The latest-and-greatest version of WordPress is out, and according to the oversized odometer counter thingy, has already been downloaded well over 1,000,000 times. (Note to WordPress guys: Congrats… but The Social Network-style odometers are now officially a cliche.)
Should you take the plunge and upgrade? In a word… yes.
As I’ve said before, keeping WordPress up-to-date is generally a good idea – both for site performance and security reasons. But this version also includes some new features that even casual WordPress users will find exceptionally handy.
WordPress Admin Bar
One of the first things I do when building a new WordPress site is disable the “edit this post” links that pop up in various places. They make managing a site more convenient, sure – but I want to see the same version of the site as the people who are visiting. (I’m funny that way.)
The new admin bar is a great solution. Instead of links on the site itself, it offers a toolbar that appears above the site.
If you’re logged in to your site, the toolbar offers quick access to just about everything you’d ever want to do, and can even be configured to show recent site traffic.
The toolbar can be disabled if you’d rather access the tools through the usual admin panel.
Internal Link Finder
Say you’re writing a blog post, and you want to link to something else you’ve written on the topic. You could open up your site in another window, find the article, and cut-paste the URL. On some of my sites, I do this probably 100 times a week.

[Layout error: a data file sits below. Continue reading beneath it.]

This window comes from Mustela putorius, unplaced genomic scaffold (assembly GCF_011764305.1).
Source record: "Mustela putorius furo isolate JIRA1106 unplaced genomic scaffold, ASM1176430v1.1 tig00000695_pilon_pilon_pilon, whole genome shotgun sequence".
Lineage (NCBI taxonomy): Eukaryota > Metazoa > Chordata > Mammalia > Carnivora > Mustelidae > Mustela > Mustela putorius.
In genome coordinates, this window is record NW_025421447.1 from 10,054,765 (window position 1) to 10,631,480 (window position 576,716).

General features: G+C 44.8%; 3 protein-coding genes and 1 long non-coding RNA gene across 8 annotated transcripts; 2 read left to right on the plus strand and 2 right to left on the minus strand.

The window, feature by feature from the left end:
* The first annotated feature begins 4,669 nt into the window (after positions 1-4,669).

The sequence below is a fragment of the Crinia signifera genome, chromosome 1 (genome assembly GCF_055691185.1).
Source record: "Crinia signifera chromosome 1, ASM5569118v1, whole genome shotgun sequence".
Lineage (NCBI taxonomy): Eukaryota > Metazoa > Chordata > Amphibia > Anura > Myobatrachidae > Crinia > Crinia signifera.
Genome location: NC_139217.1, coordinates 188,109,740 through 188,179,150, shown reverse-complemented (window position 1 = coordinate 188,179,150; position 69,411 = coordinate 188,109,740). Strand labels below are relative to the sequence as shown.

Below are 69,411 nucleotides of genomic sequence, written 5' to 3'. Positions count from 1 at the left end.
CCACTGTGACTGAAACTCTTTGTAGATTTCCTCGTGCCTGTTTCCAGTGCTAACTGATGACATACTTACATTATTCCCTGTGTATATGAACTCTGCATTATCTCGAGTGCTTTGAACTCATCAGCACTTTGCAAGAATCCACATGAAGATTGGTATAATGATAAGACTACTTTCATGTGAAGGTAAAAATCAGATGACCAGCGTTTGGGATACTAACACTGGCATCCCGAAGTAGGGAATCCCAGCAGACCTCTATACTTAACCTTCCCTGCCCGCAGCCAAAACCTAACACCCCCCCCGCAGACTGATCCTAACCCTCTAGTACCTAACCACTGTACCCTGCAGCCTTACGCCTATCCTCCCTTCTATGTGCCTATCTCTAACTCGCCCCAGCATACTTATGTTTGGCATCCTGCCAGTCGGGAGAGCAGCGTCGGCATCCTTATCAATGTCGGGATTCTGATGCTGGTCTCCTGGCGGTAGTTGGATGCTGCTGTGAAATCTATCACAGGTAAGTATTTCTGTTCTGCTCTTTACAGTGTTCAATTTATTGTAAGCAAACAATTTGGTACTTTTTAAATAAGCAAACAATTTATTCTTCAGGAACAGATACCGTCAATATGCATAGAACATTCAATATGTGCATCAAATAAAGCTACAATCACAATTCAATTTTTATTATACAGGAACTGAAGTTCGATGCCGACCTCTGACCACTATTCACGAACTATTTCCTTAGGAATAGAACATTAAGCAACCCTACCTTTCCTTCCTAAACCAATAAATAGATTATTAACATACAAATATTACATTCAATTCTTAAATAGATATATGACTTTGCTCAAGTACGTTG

WordPress 3.1 makes that process a whole lot easier. When writing a post, highlight the words you want to link and click the “link” icon… and you’ll see something that looks like this:
That “link to existing content” tool allows you to search through all the pages on your site and create links – right from the “add new post” screen. That’s exceptionally handy – especially when you consider the fact that using internal links can give your site’s search standing a significant boost.
There are tons of other features… custom post formats, changes to WordPress multisite, and other goodies – WordCast has a good rundown.
Should you upgrade on your own? Depends…
If you know your way around the WordPress interface well enough to back up your database and theme files and turn plugins on and off, you’re more than capable of upgrading. Check the Upgrading WordPress section of the Codex for instructions.
If the words “back up your database and theme files” cause you to sweat uncontrollably, break out in hives or have any other adverse physical reactions, give me a buzz and I’ll be happy to help out.
Remember, ctzdesign.com offers hosting for clients – and keeping WordPress up-to-date is one of the features of that service.